Whether or not you have your amateur status depends on multiple factors. For Division I, II, and III sports, the NCAA reviews nine different aspects of an athlete’s profile to determine eligibility. Any violation of these nine factors may result in penalization or lose of eligibility with the NCAA.
Contracts with a professional team: Most of the time the NCAA will allow you to sign a contract with a professional team- as long as you are not receiving pay or benefits. However, they will closely review any contract you have signed with a pro team.
Salary for participating in athletics: To be declared an amateur, you cannot receive any salary for competing in athletics.
Prize money: The NCAA does not allow an athlete to earn money or prizes that are worth more than the cost of participating in an event. If you are not sure if your prize will violate NCAA rules, you are better off not accepting it.
Play with professionals: The NCAA will examine any time you have spent playing on a professional team or in professional competitions.
Tryouts, practice or competition with a professional team: If you have spent any time competing or trying out with professionals, regardless of whether you made the team or not, the NCAA will take a look at it to make sure you did not lose your amateur status.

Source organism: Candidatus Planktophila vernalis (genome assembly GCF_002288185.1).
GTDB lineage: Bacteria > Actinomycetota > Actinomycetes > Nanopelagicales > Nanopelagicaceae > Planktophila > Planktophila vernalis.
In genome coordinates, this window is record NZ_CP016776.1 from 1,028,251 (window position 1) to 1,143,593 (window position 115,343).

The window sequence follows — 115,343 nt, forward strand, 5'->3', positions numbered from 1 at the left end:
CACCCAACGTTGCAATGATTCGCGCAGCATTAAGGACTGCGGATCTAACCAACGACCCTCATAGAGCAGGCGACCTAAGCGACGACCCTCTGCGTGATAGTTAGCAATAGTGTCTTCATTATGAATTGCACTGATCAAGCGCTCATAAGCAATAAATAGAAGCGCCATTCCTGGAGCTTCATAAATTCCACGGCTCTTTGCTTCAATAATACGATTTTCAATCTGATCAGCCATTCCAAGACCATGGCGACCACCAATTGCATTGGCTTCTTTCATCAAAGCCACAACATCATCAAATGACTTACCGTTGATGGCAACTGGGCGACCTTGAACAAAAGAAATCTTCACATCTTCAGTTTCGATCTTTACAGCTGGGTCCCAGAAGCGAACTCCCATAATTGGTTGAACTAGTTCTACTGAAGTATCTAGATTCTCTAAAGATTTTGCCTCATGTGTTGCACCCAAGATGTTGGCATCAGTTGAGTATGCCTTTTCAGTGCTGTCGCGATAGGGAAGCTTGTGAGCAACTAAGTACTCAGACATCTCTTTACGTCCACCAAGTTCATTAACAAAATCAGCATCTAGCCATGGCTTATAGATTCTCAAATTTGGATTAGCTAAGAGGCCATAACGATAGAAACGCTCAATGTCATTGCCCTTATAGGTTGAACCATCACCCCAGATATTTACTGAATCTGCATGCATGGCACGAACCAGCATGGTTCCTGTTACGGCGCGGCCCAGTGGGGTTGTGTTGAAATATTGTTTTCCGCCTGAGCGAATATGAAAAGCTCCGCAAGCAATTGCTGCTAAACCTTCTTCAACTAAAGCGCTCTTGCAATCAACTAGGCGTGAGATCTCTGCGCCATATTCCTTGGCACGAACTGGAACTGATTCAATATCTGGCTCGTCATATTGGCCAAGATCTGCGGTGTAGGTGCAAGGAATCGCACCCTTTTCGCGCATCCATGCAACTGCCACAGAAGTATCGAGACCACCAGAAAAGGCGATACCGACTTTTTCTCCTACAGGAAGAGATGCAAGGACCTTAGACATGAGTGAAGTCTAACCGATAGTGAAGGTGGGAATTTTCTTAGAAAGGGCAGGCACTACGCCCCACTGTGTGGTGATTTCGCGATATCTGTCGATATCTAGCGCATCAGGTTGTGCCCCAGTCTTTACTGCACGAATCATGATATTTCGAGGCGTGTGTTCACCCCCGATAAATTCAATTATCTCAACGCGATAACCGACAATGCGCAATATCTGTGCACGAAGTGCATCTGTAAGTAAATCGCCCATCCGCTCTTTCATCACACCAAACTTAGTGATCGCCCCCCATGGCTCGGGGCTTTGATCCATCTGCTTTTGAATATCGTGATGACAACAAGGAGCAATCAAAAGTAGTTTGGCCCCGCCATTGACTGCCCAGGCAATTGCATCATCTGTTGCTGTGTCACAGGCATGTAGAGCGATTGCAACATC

Benefits from an agent or prospective agent: Amateur athletes may not have an agent. Sometimes agents try to get around this by offering benefits to athletes in hopes that they sign with them once they are done with college. Any contracts with an agent or benefits you have received from them will nullify your amateur status.
Agreement to be represented by an agent: As stated above, you are not allowed to sign any contracts to be represented by an agent.
Delayed initial full-time collegiate enrollment to participate in organized sports competition: The NCAA allows a 1-year grace period for enrollment after you graduate high school. After the one year period the NCAA may start taking away your eligibility. The NCAA allows you to have 5 seasons in which you can compete in 4. The fifth year is called a red-shirt year. A red-shirt year allows you to sit out a year of competition for various reasons, without losing one of your 4 years of competition.
Any financial assistance based on athletics or skills or participation: The NCAA does not allow you to benefit financially from your athletic skills or fame. This includes making money on autographs, free haircuts, and many other things.
The National Association of Intercollegiate Athletics, or NAIA, allows only amateurs to compete in NAIA athletics. You will lose your amateur status for turning professional in a sport, but you will only lose amateur status in that sport. Here is how you can get your amateur status back.